: A\ti ...

$S\; \backslash times\; S$ to $S$:
:$\backslash ,f\; \backslash colon\; S\; \backslash times\; S\; \backslash rightarrow\; S.$
Because the result of performing the operation on a pair of elements of $S$ is again an element of $S$, the operation is called a closed (or internal) binary operation on $S$ (or sometimes expressed as having the property of closure).
If $f$ is not a function
Function or functionality may refer to:
Computing
* Function key, a type of key on computer keyboards
* Function model, a structured representation of processes in a system
* Function object or functor or functionoid, a concept of object-orien ...

, but a partial function
In mathematics, a partial function from a set to a set is a function from a subset of (possibly itself) to . The subset , that is, the domain of viewed as a function, is called the domain of definition of . If equals , that is, if is d ...

, then $f$ is called a partial binary operation. For instance, division of real numbers
In mathematics, a real number is a number that can be used to measure a ''continuous'' one-dimensional quantity such as a distance, duration or temperature. Here, ''continuous'' means that values can have arbitrarily small variations. Every ...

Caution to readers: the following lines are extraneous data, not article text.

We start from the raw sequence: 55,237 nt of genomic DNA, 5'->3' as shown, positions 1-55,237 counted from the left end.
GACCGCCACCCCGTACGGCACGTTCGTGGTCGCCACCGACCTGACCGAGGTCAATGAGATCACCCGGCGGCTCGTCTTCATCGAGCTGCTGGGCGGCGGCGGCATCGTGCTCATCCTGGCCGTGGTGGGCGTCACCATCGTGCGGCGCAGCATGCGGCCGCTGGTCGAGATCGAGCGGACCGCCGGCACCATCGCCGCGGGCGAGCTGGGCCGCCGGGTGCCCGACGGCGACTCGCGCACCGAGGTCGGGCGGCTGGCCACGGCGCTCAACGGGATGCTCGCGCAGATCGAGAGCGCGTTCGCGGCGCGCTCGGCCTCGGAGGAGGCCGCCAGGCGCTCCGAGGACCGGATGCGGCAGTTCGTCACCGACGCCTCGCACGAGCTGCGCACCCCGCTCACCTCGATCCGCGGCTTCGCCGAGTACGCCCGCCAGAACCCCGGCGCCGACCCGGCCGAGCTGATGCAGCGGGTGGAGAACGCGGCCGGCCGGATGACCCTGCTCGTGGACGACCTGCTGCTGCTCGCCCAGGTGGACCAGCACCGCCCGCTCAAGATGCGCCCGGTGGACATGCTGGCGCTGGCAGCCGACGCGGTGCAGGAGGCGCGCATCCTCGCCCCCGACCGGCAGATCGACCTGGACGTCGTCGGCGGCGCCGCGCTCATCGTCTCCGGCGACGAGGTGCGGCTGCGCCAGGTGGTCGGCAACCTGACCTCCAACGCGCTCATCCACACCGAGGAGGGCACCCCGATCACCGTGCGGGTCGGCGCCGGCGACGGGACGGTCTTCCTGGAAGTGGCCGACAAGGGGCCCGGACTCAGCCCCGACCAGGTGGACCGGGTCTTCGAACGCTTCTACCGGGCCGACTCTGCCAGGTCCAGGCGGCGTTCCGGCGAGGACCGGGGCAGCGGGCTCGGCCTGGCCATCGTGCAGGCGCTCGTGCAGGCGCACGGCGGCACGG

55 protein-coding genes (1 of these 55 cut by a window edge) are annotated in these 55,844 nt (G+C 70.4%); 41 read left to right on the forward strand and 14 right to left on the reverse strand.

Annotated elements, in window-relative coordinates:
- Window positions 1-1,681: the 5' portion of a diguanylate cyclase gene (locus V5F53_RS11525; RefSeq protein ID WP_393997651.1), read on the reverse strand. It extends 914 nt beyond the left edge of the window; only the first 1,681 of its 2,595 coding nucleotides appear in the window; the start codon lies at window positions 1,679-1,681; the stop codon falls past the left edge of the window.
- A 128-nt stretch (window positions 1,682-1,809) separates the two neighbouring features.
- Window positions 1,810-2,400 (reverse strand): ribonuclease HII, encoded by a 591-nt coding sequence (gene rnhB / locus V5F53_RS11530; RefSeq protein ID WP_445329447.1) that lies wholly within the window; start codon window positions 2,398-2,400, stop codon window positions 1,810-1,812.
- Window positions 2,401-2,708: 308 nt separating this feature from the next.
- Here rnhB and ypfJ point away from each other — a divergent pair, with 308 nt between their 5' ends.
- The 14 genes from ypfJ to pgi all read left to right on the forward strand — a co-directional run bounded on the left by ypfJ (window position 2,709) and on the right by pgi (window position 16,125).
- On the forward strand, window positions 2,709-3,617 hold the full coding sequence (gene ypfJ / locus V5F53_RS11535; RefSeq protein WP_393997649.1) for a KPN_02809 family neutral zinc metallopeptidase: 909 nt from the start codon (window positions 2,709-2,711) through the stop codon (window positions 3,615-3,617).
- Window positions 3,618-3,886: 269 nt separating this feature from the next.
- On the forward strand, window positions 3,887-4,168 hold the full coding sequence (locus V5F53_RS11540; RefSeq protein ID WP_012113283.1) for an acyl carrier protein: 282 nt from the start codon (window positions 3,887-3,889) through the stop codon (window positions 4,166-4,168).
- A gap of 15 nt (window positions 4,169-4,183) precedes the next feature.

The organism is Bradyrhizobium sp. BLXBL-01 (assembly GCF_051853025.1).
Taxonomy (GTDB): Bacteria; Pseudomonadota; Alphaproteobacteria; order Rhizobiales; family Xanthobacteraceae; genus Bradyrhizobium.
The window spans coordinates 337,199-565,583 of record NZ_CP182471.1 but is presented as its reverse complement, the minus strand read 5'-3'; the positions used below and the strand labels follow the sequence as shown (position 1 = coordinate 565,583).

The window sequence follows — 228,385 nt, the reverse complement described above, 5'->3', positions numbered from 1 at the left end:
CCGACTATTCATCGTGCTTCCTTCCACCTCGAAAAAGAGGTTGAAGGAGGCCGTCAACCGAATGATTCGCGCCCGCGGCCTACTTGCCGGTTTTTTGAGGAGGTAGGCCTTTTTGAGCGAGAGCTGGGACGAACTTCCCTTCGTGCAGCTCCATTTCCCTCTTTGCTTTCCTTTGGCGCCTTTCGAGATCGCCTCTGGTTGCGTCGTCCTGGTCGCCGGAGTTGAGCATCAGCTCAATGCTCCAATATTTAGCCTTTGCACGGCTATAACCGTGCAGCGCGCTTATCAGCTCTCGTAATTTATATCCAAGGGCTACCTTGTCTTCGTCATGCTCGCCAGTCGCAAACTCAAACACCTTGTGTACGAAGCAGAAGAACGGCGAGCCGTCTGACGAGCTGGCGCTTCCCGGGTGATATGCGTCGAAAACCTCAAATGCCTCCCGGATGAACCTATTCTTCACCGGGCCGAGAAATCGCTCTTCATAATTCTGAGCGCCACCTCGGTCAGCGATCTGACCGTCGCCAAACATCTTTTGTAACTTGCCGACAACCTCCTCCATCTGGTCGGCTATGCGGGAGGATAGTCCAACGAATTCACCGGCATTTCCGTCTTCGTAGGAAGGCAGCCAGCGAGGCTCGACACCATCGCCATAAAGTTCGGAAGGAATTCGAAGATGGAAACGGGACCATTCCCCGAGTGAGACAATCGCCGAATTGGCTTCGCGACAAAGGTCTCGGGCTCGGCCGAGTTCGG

is a partial binary operation, because one can't divide by zero: $\backslash frac$ is undefined for every real number $a$. In both universal algebra
Universal algebra (sometimes called general algebra) is the field of mathematics that studies algebraic structures themselves, not examples ("models") of algebraic structures.
For instance, rather than take particular groups as the object of study ...

and model theory
In mathematical logic, model theory is the study of the relationship between formal theories (a collection of sentences in a formal language expressing statements about a mathematical structure), and their models (those structures in which the ...

, binary operations are required to be defined on all elements of $S\; \backslash times\; S$.
Sometimes, especially in computer science, the term binary operation is used for any binary function.
Properties and examples

Typical examples of binary operations are theaddition
Addition (usually signified by the plus symbol ) is one of the four basic operations of arithmetic, the other three being subtraction, multiplication and division. The addition of two whole numbers results in the total amount or '' sum'' of ...

($+$) and multiplication
Multiplication (often denoted by the cross symbol , by the mid-line dot operator , by juxtaposition, or, on computers, by an asterisk ) is one of the four elementary mathematical operations of arithmetic, with the other ones being addi ...

($\backslash times$) of number